During this time, Olitski began to receive recognition in New York as an artist. He exhibited at Iolas Gallery in 1958, and in 1959 he held his first one man show in the city at French & Co. gallery, where the renowned critic Clement Greenberg was a consultant. Greenberg became his steadfast champion and guided his career to its zenith.

Mature PeriodBy the late 1950s, the gestural abstraction of the New York School began to give way to a group of younger painters who reacted against Action Painting, with its heavy impasto and distinctive brushstrokes. They sought to remove evidence of the hand of the painter in a style dubbed, 'Post-painterly Abstraction', by Clement Greenberg. Olitski, along with Helen Frankenthaler, Ellsworth Kelly, Kenneth Noland, and Morris Louis were the pioneers of this movement. One branch of Post-painterly Abstraction, of which Olitski was a part, employed techniques that included staining the canvas with acrylic pigment to create works called 'Color Field' paintings. Color Field painters stained the actual surface of the canvas, which eliminated the illusion of depth to an even greater degree than their forebears.

When discovered by Greenberg, Olitski was creating monochrome canvases in an Abstract Expressionist idiom influenced by painters like Hans Hofmann. However, in the following years he began using a variety of colors and new techniques marked by experimentation with media and method. His experiments with staining the surface of the canvas can be seen in works like Cleopatra Flesh (1962), which feature the bright dyes that mark his work of that period. During the 1960s, Olitski changed his style rapidly. In 1964 he began using rollers to press paint into the canvas in wispy sheets of almost uninterrupted color, like in Tin Lizzie Green (1964). The surface is broken only at the edges, where Olitski used masking tape to cover the borders, and later painted another color.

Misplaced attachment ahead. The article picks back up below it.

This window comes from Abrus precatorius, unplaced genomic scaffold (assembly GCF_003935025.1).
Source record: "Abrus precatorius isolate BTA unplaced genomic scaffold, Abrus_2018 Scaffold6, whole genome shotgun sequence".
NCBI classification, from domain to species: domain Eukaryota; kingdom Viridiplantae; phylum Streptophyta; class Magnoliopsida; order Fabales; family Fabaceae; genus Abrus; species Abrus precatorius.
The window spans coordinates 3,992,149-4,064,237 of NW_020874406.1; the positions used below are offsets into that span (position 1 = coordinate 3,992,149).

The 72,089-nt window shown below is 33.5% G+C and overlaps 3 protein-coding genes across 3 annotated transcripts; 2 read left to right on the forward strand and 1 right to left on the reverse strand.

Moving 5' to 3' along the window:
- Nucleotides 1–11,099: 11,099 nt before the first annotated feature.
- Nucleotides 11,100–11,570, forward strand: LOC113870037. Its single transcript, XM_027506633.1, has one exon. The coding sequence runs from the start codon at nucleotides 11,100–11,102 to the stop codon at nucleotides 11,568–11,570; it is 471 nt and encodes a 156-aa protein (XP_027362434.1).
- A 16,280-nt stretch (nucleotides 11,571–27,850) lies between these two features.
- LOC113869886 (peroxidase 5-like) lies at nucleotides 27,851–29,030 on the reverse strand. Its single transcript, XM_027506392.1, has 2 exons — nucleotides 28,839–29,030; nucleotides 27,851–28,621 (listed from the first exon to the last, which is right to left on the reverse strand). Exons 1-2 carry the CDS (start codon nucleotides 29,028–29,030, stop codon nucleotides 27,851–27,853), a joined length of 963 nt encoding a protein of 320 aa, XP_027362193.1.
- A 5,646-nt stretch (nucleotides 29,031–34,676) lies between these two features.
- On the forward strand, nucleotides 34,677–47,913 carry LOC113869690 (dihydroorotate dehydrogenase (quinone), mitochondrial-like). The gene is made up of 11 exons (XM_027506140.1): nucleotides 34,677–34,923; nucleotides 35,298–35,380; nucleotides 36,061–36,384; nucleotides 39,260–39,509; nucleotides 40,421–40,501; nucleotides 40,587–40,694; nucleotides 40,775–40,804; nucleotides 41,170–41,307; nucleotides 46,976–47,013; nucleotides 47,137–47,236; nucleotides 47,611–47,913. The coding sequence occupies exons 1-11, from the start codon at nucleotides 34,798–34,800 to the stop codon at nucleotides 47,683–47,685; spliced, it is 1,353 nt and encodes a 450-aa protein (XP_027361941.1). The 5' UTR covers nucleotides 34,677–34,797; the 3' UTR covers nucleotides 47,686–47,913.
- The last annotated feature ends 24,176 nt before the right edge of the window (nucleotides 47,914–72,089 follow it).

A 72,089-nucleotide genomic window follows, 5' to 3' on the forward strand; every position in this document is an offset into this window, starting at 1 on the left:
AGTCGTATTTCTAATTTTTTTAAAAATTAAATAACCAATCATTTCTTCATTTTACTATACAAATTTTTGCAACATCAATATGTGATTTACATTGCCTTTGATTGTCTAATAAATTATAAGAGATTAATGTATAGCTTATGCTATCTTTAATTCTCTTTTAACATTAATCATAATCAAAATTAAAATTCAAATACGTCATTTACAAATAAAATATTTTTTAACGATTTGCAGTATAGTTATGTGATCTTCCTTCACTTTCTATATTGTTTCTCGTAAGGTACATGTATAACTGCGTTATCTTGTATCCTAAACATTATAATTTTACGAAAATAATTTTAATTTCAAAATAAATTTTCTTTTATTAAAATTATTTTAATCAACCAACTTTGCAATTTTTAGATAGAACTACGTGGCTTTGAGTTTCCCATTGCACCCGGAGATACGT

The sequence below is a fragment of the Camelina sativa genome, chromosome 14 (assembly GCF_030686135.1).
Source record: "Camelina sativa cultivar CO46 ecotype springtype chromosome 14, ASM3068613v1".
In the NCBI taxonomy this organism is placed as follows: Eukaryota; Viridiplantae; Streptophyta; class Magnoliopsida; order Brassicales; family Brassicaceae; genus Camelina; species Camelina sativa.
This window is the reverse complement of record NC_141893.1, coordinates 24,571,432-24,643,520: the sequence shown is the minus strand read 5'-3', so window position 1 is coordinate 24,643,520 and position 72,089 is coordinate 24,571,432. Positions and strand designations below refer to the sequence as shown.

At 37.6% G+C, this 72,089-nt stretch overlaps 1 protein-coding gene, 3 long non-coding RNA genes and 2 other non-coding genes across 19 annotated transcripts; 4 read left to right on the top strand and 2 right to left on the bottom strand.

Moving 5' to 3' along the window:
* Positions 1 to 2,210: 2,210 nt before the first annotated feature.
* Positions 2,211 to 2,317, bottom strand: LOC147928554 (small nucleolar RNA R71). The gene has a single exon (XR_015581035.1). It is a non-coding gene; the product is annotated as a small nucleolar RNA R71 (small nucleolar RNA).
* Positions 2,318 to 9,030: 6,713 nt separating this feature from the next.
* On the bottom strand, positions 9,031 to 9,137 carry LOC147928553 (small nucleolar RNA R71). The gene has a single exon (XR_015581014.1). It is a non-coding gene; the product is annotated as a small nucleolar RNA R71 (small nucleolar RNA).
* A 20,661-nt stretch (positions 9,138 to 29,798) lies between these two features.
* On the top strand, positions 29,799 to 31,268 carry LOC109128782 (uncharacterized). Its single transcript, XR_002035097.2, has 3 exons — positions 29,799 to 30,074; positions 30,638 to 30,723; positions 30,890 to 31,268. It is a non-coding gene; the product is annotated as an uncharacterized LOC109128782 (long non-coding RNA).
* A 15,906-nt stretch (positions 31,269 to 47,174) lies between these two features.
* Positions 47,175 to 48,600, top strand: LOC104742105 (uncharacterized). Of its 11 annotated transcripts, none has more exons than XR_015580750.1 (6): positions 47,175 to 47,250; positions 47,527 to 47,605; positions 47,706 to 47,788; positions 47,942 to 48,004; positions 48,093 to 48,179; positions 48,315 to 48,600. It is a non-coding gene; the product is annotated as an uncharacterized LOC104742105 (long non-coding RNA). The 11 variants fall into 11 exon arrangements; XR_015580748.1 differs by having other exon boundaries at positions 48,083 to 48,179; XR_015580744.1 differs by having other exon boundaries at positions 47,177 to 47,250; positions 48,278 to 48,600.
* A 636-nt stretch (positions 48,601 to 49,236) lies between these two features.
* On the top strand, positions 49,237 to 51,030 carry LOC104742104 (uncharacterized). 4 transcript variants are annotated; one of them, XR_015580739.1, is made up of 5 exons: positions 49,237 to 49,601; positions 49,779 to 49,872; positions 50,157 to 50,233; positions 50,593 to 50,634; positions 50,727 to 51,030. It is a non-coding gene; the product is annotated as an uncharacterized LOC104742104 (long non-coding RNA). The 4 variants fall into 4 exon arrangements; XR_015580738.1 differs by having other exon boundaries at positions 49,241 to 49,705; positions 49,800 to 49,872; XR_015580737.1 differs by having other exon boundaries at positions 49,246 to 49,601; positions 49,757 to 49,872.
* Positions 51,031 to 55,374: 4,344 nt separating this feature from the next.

Olitski's most important breakthrough came in the Spring of 1965, when he began using spray guns to apply paint. The process of laying down an unprimed, unstretched canvas and spraying simultaneously with several guns was groundbreaking. It removed all vestiges of drawing and the artist's hand. It was considered by some critics - including Michael Fried in his introduction to Olitski's 1967 show at the Corcoran Gallery - to be the apotheosis of the Color Field movement because it, "[made] possible the interpenetration of different colors, the intensity of each of which appears to fluctuate continuously," more fully than any other technique before. Fried went on to say that this interpenetration of color created a new sensation of depth in modern art, "by atomizing color Olitski has atomized, even disintegrated, the picture surface as well." This elimination of depth and new understanding of the picture surface comes closest to Olitski's own intention that his paintings resemble, "nothing but some colors sprayed into the air and staying there." These works, like End Run (1967), were very well received by critics and are considered the most important of Olitski's career.